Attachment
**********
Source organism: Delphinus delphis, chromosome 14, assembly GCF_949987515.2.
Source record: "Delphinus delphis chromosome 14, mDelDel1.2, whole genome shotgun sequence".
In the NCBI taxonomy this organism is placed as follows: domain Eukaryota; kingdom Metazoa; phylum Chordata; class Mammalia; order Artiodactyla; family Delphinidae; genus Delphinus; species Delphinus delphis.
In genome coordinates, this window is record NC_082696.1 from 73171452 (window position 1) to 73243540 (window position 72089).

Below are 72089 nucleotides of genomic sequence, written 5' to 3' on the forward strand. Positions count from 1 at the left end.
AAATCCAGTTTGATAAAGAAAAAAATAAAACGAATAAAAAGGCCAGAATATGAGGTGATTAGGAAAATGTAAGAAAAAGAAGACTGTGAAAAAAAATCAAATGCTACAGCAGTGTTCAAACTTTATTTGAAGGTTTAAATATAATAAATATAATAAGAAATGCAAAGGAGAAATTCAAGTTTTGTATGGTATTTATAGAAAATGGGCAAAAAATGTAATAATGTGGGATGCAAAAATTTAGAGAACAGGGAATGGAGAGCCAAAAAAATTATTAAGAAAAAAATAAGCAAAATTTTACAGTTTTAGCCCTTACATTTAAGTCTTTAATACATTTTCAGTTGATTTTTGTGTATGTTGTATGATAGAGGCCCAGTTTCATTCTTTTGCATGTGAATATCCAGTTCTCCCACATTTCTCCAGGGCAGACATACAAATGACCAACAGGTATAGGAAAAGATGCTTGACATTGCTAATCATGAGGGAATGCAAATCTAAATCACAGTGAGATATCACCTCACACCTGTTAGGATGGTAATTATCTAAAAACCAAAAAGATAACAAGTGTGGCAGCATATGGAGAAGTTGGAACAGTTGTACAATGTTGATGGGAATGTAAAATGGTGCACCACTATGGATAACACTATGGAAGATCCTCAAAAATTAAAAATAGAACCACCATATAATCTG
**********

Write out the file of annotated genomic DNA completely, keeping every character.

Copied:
Source organism: Delphinus delphis, chromosome 14, assembly GCF_949987515.2.
Source record: "Delphinus delphis chromosome 14, mDelDel1.2, whole genome shotgun sequence".
In the NCBI taxonomy this organism is placed as follows: domain Eukaryota; kingdom Metazoa; phylum Chordata; class Mammalia; order Artiodactyla; family Delphinidae; genus Delphinus; species Delphinus delphis.
In genome coordinates, this window is record NC_082696.1 from 73171452 (window position 1) to 73243540 (window position 72089).

Below are 72089 nucleotides of genomic sequence, written 5' to 3' on the forward strand. Positions count from 1 at the left end.
AAATCCAGTTTGATAAAGAAAAAAATAAAACGAATAAAAAGGCCAGAATATGAGGTGATTAGGAAAATGTAAGAAAAAGAAGACTGTGAAAAAAAATCAAATGCTACAGCAGTGTTCAAACTTTATTTGAAGGTTTAAATATAATAAATATAATAAGAAATGCAAAGGAGAAATTCAAGTTTTGTATGGTATTTATAGAAAATGGGCAAAAAATGTAATAATGTGGGATGCAAAAATTTAGAGAACAGGGAATGGAGAGCCAAAAAAATTATTAAGAAAAAAATAAGCAAAATTTTACAGTTTTAGCCCTTACATTTAAGTCTTTAATACATTTTCAGTTGATTTTTGTGTATGTTGTATGATAGAGGCCCAGTTTCATTCTTTTGCATGTGAATATCCAGTTCTCCCACATTTCTCCAGGGCAGACATACAAATGACCAACAGGTATAGGAAAAGATGCTTGACATTGCTAATCATGAGGGAATGCAAATCTAAATCACAGTGAGATATCACCTCACACCTGTTAGGATGGTAATTATCTAAAAACCAAAAAGATAACAAGTGTGGCAGCATATGGAGAAGTTGGAACAGTTGTACAATGTTGATGGGAATGTAAAATGGTGCACCACTATGGATAACACTATGGAAGATCCTCAAAAATTAAAAATAGAACCACCATATAATCTG